Natural Resource Condition Assessments for Natchez Trace Parkway

The Natural Resource Condition Assessment (NRCA) Program provides framework, funding, and publishing support to parks to aid in the synthesis and documentation of natural resource conditions. Condition assessment reports are a tool to describe selected park resources, and record a snapshot of their current condition, identify trends, and identify potential or current threats and stressors. Understanding the condition and trend of natural resources is key for parks and NPS planners to appropriately prioritize and allocate stewardship resources.

A wooden walkway over some water, extending into a stand of green trees.
Raised walkway, Natchez Trace Parkway, 2014.

NPS Photo.

Natchez Trace Parkway revisits the path that was once used as a historic travel corridor by American Indians, boatmen known as "Kaintucks," European settlers, slave traders, soldiers, and future presidents. It passes through urban and undisturbed forested and natural areas in Mississippi, Alabama, and Tennessee. The parkway supports a great variety of plants, plant complexes, and forest associations, and a great variety of vertebrate animals.

The Natchez Trace Parkway is surrounded by a mosaic of natural and human-altered landscapes.

Traditional NRCA Report: 2014

In an effort to better understand the natural resources and processes within the Natchez Trace Parkway, a Natural Resource Condition Assessment was conducted and published in 2014. National Park Service representatives evaluated park needs and available data and chose 10 resource topics to assess:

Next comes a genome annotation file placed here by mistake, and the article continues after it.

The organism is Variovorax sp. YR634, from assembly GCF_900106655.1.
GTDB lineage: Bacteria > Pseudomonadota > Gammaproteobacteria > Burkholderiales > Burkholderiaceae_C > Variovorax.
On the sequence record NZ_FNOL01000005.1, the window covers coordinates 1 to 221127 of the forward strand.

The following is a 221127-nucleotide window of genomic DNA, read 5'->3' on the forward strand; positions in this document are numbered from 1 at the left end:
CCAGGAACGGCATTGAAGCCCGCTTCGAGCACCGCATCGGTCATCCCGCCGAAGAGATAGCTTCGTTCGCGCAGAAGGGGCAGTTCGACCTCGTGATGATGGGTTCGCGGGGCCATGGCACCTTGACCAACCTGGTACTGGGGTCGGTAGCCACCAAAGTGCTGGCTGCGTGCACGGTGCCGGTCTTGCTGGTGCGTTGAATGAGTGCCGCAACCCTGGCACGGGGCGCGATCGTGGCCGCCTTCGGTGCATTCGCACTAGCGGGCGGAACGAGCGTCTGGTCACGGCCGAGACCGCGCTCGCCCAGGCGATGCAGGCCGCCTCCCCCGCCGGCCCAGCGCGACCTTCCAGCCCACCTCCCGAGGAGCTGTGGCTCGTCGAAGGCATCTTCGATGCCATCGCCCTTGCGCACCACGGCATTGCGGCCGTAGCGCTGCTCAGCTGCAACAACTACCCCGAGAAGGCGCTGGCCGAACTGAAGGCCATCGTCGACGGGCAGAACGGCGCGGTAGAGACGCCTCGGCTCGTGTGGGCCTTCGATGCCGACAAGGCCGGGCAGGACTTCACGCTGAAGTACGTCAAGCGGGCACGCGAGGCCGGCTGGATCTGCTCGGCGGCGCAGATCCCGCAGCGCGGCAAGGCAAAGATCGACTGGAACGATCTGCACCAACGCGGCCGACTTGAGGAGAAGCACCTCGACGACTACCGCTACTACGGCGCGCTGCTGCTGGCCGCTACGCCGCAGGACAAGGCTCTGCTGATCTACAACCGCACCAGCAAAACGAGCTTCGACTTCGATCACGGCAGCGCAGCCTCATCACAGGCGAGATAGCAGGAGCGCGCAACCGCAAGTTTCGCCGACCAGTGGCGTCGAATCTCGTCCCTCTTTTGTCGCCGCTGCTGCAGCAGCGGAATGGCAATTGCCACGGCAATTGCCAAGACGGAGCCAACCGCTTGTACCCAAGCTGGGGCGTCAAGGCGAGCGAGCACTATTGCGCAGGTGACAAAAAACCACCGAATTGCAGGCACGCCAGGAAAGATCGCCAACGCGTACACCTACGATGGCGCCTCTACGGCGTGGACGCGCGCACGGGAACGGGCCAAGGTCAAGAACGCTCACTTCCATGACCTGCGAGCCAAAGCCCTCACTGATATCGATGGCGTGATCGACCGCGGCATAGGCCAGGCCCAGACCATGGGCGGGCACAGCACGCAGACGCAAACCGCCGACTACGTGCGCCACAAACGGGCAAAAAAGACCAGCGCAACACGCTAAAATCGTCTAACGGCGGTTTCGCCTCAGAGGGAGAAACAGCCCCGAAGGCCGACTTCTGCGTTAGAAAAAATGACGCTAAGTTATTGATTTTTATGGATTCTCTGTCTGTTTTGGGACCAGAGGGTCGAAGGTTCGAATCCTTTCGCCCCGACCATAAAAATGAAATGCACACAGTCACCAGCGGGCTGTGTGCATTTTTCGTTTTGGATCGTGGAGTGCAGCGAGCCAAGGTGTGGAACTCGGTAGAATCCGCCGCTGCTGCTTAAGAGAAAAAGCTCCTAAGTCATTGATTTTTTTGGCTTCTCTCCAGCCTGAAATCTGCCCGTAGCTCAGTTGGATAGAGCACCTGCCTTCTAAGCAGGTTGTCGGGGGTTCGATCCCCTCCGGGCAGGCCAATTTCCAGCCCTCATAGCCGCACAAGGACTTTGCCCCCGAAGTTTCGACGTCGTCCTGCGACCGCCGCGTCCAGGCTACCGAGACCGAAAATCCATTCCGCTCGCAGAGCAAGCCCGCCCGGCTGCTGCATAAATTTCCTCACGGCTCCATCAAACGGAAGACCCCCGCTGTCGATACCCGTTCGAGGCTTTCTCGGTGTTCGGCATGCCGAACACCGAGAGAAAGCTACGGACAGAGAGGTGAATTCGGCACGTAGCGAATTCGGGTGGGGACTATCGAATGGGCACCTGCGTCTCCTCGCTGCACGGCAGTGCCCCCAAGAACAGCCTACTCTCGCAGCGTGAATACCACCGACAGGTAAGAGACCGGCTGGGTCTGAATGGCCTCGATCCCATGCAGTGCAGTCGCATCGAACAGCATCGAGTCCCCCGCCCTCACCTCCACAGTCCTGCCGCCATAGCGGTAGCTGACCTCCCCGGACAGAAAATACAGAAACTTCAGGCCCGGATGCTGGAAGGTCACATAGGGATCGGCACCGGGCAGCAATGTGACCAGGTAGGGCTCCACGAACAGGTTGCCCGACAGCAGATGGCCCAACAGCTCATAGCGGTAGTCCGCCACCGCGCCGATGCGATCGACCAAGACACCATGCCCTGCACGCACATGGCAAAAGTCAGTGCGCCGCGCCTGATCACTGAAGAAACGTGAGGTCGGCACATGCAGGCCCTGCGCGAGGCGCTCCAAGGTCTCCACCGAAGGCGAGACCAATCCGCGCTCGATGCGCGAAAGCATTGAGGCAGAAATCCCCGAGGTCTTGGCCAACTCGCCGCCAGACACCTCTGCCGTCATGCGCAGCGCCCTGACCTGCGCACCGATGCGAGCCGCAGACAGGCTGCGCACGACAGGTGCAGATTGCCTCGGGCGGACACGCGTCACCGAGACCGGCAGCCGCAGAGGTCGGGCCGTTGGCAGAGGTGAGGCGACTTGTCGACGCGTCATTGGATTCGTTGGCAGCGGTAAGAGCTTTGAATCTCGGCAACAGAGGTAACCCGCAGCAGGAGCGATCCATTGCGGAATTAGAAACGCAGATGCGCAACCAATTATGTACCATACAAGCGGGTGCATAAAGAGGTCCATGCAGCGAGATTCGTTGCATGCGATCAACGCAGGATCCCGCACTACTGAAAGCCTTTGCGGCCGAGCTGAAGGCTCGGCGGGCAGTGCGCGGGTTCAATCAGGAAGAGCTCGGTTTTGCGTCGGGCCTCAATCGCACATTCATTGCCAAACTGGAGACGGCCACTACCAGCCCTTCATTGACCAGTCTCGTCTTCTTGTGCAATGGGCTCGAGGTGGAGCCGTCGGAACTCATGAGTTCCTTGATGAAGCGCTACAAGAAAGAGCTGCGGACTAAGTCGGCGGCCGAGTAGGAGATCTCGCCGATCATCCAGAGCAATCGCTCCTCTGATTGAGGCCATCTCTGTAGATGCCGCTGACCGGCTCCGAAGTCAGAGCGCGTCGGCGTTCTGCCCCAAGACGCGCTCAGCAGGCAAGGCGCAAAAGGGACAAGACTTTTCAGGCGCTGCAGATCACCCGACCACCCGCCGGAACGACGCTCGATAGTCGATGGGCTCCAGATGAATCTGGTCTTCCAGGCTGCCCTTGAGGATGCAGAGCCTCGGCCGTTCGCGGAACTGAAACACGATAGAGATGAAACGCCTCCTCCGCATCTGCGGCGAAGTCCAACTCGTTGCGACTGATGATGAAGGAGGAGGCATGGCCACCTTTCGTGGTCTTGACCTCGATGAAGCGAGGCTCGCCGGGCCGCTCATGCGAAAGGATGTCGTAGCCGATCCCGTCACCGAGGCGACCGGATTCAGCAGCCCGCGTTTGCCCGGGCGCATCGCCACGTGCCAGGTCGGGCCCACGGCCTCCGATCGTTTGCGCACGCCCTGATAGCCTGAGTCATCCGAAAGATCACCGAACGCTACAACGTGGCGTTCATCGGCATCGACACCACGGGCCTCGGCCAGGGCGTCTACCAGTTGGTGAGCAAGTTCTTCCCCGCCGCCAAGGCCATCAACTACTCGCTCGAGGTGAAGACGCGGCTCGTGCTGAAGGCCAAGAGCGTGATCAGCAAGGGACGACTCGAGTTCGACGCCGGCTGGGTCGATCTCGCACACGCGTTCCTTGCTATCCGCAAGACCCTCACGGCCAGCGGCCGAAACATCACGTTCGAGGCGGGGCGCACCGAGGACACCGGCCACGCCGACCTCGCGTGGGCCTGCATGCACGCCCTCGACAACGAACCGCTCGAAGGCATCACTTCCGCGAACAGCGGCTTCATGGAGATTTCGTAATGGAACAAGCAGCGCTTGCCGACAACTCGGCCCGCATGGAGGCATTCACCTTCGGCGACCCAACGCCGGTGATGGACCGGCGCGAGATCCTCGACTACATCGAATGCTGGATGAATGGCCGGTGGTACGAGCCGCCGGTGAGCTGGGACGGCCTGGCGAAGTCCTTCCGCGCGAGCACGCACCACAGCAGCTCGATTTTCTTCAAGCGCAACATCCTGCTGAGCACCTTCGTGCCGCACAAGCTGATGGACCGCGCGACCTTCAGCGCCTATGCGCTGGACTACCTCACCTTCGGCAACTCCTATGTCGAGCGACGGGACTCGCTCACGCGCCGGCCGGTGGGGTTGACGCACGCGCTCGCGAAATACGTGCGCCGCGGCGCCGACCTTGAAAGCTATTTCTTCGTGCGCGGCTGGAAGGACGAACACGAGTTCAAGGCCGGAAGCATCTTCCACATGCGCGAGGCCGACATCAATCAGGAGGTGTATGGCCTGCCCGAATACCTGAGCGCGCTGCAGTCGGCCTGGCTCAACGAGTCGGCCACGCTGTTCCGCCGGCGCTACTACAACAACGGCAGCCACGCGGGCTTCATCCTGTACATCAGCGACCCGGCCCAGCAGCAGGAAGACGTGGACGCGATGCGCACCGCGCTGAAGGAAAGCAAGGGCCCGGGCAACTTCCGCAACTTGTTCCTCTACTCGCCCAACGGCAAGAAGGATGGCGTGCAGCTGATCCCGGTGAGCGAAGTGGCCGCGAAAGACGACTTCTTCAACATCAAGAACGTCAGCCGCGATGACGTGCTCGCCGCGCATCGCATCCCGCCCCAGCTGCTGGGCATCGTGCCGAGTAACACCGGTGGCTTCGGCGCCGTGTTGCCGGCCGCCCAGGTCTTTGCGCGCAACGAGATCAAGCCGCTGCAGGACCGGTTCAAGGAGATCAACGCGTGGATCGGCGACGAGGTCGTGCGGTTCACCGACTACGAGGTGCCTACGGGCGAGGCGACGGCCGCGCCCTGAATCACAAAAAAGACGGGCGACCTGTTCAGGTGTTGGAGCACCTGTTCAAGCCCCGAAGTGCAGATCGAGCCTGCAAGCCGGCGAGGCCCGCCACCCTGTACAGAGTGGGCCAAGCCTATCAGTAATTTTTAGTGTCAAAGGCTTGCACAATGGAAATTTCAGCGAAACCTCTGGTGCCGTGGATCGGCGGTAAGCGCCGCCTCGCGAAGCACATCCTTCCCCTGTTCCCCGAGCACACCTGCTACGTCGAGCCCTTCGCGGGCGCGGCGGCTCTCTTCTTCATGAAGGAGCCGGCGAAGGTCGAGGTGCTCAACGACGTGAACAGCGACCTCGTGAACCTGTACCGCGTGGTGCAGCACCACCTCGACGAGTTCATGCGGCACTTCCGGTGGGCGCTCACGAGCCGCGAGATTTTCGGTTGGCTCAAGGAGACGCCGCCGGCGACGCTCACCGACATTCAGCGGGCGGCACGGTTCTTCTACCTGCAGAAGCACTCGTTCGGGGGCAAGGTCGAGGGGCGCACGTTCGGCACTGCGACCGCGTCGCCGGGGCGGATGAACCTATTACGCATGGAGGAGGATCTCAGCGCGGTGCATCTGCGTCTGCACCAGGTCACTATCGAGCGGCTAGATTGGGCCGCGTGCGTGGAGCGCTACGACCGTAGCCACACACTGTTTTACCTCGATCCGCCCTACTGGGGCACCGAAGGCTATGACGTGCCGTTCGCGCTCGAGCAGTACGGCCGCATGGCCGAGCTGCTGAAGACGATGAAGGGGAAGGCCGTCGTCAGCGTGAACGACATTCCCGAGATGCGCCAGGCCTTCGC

- Ozone

- Fish assemblages

- Weather and climate

- Bird assemblages

- Water quality

- Herpetofauna assemblages

- Terrestrial vegetation

- Wildlife damage

- Forest pests and disease

- Adjacent land use

Overall, the resource conditions within Natchez Trace Parkway were in fair condition. Three resource topics were in good condition to moderate concern (forest pests and diseases, bird assemblages, herpetofauna assemblages); five resource topics were rated as having a condition of moderate concern (ozone, water quality, terrestrial vegetation, fish assemblages and adjacent land use); and two resource topics were not ranked due to lack of reference data/difficulty finding a ranking method (weather and climate and wildlife damage). A number of threats are present in the parkway, including damage by feral hogs and beavers, adjacent landscape change, and invasive plants. Managers will continue to address these challenges well into the future.

For other reports and natural resource datasets visit the NPS Data Store.

Source: Data Store Collection 7765 (results presented are a subset). To search for additional information, visit the Data Store.

Last updated: June 30, 2022


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